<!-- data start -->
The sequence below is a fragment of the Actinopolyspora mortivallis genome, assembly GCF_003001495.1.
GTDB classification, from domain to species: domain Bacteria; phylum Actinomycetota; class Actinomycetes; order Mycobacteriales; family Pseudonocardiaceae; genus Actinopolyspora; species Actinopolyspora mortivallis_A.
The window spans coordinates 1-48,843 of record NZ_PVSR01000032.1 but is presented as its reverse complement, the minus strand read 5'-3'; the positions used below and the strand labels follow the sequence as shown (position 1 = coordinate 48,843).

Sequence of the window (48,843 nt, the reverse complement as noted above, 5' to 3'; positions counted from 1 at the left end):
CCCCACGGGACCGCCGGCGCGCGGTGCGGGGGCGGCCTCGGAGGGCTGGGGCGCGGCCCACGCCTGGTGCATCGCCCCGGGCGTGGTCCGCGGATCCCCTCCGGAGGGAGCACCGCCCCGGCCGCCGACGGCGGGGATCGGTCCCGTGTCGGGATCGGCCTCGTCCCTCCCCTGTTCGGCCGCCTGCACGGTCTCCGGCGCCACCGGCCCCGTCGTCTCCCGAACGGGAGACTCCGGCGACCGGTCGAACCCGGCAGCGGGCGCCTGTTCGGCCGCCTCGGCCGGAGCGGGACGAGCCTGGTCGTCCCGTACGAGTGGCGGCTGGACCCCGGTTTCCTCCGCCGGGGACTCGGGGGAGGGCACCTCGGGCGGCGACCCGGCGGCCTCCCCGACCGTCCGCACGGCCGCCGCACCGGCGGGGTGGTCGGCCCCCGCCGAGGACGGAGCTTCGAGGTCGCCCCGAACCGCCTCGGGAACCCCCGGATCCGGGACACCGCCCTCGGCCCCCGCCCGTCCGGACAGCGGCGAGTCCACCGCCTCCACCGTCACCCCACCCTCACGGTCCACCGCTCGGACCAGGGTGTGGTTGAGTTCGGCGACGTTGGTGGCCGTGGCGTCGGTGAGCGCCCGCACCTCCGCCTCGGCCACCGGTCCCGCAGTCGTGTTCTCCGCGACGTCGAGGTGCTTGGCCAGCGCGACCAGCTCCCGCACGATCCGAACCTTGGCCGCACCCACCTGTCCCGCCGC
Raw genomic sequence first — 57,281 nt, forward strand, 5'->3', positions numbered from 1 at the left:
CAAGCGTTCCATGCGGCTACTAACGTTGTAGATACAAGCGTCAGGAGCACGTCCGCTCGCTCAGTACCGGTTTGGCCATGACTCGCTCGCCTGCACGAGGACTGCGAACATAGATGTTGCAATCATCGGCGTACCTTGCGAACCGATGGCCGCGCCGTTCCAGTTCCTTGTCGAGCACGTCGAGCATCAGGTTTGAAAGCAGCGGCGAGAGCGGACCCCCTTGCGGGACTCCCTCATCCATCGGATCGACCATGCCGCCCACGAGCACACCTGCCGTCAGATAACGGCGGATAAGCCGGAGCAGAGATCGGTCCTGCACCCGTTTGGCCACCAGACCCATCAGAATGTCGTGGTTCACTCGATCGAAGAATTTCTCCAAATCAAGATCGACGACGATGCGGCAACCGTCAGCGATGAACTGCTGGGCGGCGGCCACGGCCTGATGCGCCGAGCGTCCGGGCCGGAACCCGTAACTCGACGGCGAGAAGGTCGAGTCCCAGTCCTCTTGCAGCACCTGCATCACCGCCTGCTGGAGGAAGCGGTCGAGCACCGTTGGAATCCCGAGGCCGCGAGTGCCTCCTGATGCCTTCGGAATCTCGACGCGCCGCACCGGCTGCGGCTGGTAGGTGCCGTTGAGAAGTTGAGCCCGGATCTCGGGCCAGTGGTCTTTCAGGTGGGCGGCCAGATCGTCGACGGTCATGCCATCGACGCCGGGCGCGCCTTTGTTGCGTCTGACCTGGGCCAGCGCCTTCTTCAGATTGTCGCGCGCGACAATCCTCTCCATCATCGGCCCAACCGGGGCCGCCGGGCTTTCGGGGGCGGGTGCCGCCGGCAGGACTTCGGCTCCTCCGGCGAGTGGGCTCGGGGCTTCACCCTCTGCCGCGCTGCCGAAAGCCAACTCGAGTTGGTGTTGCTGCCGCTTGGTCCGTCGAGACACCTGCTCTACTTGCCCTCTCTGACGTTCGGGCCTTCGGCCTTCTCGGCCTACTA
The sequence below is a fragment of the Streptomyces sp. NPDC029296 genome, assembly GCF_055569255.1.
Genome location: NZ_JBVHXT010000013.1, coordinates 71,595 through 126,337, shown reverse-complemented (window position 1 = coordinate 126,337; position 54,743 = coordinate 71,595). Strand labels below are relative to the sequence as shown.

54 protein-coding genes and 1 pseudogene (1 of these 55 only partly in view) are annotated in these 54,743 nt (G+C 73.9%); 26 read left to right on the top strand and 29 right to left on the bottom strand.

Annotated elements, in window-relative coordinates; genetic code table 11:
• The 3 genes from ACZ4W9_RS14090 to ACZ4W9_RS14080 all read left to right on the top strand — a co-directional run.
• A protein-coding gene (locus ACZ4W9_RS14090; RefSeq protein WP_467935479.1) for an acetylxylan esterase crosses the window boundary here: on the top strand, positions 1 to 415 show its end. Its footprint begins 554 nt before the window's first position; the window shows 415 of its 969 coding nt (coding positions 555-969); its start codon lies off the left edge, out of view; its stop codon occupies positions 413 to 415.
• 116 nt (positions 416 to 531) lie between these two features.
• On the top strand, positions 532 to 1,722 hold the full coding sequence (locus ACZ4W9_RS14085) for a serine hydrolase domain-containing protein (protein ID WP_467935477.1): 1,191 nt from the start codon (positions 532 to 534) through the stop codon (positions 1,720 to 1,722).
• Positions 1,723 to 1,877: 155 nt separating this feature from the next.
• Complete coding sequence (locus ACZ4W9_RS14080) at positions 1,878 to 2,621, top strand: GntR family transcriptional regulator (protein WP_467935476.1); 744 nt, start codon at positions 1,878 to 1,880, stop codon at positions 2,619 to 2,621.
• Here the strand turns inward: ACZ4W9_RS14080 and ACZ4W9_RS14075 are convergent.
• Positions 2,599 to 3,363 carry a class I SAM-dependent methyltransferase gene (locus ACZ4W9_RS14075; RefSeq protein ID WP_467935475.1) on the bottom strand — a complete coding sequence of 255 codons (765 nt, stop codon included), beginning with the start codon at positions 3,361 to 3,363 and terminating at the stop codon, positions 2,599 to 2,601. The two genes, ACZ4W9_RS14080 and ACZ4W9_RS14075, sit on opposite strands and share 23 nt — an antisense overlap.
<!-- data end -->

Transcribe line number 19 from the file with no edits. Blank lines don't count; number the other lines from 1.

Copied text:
• Positions 2,599 to 3,363 carry a class I SAM-dependent methyltransferase gene (locus ACZ4W9_RS14075; RefSeq protein ID WP_467935475.1) on the bottom strand — a complete coding sequence of 255 codons (765 nt, stop codon included), beginning with the start codon at positions 3,361 to 3,363 and terminating at the stop codon, positions 2,599 to 2,601. The two genes, ACZ4W9_RS14080 and ACZ4W9_RS14075, sit on opposite strands and share 23 nt — an antisense overlap.